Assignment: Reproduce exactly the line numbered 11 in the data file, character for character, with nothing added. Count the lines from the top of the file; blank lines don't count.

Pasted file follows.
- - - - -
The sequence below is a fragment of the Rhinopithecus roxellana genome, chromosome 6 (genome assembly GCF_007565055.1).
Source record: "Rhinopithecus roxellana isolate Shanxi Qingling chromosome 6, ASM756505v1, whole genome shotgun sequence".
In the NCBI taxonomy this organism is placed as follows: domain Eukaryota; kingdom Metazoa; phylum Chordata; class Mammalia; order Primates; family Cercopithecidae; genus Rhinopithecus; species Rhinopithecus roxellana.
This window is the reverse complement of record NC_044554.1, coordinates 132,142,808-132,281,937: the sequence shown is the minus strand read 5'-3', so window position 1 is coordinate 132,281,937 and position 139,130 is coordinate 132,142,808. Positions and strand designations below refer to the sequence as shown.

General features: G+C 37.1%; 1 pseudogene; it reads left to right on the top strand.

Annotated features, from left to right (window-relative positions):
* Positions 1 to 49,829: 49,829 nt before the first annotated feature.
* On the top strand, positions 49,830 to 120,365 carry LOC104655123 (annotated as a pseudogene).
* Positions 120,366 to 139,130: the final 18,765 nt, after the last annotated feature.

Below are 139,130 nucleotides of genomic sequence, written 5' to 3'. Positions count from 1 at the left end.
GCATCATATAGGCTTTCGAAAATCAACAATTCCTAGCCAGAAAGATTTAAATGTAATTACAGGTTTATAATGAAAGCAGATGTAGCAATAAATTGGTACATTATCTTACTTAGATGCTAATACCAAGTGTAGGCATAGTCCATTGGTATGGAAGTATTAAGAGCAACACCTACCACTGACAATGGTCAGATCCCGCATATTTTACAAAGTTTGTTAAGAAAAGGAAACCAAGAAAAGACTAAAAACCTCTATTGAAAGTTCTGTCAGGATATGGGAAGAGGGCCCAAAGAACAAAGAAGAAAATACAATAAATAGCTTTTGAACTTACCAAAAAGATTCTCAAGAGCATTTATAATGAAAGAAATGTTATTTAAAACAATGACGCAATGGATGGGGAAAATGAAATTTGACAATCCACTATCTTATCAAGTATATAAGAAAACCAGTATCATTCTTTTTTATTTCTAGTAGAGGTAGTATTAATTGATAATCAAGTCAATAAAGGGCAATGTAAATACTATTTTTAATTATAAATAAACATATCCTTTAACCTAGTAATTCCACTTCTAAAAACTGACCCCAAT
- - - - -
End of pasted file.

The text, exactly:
GCATCATATAGGCTTTCGAAAATCAACAATTCCTAGCCAGAAAGATTTAAATGTAATTACAGGTTTATAATGAAAGCAGATGTAGCAATAAATTGGTACATTATCTTACTTAGATGCTAATACCAAGTGTAGGCATAGTCCATTGGTATGGAAGTATTAAGAGCAACACCTACCACTGACAATGGTCAGATCCCGCATATTTTACAAAGTTTGTTAAGAAAAGGAAACCAAGAAAAGACTAAAAACCTCTATTGAAAGTTCTGTCAGGATATGGGAAGAGGGCCCAAAGAACAAAGAAGAAAATACAATAAATAGCTTTTGAACTTACCAAAAAGATTCTCAAGAGCATTTATAATGAAAGAAATGTTATTTAAAACAATGACGCAATGGATGGGGAAAATGAAATTTGACAATCCACTATCTTATCAAGTATATAAGAAAACCAGTATCATTCTTTTTTATTTCTAGTAGAGGTAGTATTAATTGATAATCAAGTCAATAAAGGGCAATGTAAATACTATTTTTAATTATAAATAAACATATCCTTTAACCTAGTAATTCCACTTCTAAAAACTGACCCCAAT